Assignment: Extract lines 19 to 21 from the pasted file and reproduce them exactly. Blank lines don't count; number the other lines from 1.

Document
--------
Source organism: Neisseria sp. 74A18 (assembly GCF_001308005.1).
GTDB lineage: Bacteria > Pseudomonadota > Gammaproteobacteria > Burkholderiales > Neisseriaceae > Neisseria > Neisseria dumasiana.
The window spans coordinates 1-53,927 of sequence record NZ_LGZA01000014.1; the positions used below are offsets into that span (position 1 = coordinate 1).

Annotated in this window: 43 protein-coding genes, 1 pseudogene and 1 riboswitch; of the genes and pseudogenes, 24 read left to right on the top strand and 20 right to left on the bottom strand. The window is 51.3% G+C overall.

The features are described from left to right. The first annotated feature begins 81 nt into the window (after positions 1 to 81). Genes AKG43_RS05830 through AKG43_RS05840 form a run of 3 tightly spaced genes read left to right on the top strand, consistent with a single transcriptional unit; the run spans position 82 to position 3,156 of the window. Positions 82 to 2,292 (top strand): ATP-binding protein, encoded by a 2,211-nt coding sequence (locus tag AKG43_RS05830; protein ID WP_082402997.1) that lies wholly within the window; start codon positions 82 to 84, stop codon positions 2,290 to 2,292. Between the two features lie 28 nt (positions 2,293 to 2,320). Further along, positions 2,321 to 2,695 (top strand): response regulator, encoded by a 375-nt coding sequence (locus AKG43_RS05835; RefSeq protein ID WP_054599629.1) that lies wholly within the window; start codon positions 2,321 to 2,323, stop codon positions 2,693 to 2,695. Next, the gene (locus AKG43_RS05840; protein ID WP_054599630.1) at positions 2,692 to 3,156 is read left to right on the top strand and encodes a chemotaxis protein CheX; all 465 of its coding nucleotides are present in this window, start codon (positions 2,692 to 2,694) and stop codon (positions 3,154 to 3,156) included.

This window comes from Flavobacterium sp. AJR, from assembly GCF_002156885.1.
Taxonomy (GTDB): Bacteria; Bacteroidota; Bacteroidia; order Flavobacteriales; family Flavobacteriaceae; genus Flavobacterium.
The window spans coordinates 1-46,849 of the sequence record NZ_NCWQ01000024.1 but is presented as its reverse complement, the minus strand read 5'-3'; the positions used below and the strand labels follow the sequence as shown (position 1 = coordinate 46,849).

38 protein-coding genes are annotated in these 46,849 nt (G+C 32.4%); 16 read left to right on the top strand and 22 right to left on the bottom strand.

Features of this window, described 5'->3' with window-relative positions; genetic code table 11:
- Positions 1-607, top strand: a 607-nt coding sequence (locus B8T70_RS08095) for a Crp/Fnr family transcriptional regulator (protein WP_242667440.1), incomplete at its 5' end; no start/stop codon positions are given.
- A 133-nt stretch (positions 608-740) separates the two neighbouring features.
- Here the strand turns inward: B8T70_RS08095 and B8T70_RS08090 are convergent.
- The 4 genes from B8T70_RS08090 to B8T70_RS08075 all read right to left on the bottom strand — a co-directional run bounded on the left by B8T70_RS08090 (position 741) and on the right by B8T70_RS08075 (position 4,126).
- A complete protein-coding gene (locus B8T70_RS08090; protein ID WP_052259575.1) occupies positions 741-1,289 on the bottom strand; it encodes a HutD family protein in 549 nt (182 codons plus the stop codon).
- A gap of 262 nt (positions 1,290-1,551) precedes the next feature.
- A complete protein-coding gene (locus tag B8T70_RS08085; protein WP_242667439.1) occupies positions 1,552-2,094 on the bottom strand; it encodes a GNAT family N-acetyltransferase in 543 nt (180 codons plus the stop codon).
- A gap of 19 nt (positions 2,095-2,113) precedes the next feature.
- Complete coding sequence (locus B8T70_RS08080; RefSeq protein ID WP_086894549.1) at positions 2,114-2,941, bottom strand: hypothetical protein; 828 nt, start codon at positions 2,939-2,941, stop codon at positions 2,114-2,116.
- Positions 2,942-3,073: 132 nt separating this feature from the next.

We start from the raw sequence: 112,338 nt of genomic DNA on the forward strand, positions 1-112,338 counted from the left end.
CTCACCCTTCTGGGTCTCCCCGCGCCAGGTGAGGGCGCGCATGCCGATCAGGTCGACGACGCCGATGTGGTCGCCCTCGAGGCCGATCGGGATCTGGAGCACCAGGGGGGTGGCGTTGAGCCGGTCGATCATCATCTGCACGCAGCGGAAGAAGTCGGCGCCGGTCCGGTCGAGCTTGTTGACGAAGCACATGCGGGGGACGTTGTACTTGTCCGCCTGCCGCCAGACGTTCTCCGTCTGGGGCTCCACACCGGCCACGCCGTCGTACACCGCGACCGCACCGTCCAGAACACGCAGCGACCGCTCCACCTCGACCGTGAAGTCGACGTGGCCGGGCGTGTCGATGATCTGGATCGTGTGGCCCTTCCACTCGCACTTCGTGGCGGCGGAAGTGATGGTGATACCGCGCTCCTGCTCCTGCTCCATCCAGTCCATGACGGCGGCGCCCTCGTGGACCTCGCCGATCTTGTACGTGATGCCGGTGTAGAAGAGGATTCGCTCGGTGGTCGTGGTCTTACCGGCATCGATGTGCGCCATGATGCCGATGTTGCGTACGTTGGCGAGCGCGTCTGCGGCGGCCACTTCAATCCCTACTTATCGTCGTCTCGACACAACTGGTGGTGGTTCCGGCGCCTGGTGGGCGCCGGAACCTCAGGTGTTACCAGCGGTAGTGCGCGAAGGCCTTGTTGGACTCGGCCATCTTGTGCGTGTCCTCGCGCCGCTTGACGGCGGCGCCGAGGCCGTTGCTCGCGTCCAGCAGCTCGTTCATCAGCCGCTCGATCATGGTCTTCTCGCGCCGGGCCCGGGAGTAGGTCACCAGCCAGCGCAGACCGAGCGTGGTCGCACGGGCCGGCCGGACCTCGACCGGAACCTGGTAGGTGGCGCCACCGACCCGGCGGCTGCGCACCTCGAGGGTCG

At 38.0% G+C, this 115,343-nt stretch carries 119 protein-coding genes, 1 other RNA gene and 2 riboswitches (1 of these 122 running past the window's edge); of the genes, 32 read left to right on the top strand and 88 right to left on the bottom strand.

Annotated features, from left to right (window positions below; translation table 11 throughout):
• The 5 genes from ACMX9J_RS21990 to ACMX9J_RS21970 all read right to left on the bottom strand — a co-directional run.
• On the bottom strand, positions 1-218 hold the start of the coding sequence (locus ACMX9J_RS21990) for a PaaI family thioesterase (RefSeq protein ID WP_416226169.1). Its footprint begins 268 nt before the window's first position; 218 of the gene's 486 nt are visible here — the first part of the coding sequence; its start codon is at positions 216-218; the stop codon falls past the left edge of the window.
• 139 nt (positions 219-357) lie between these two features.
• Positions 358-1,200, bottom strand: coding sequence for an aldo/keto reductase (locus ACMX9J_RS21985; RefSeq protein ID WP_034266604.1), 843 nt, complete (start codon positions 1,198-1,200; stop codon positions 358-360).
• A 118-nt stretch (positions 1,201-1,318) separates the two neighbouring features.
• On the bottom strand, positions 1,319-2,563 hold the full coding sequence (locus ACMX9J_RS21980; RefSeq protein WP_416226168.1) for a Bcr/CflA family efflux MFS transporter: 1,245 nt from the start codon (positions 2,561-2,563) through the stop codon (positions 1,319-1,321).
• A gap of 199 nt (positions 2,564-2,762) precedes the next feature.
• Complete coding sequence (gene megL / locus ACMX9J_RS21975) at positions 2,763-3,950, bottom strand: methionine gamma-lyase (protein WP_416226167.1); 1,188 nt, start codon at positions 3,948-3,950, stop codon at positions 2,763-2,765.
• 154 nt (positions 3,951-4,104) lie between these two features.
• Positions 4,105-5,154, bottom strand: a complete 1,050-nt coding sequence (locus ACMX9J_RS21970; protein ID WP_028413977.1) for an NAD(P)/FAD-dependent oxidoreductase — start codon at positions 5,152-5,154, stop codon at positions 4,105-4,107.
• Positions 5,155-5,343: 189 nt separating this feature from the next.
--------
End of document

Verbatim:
- Complete coding sequence (locus B8T70_RS08080; RefSeq protein ID WP_086894549.1) at positions 2,114-2,941, bottom strand: hypothetical protein; 828 nt, start codon at positions 2,939-2,941, stop codon at positions 2,114-2,116.
- Positions 2,942-3,073: 132 nt separating this feature from the next.

We start from the raw sequence: 112,338 nt of genomic DNA on the forward strand, positions 1-112,338 counted from the left end.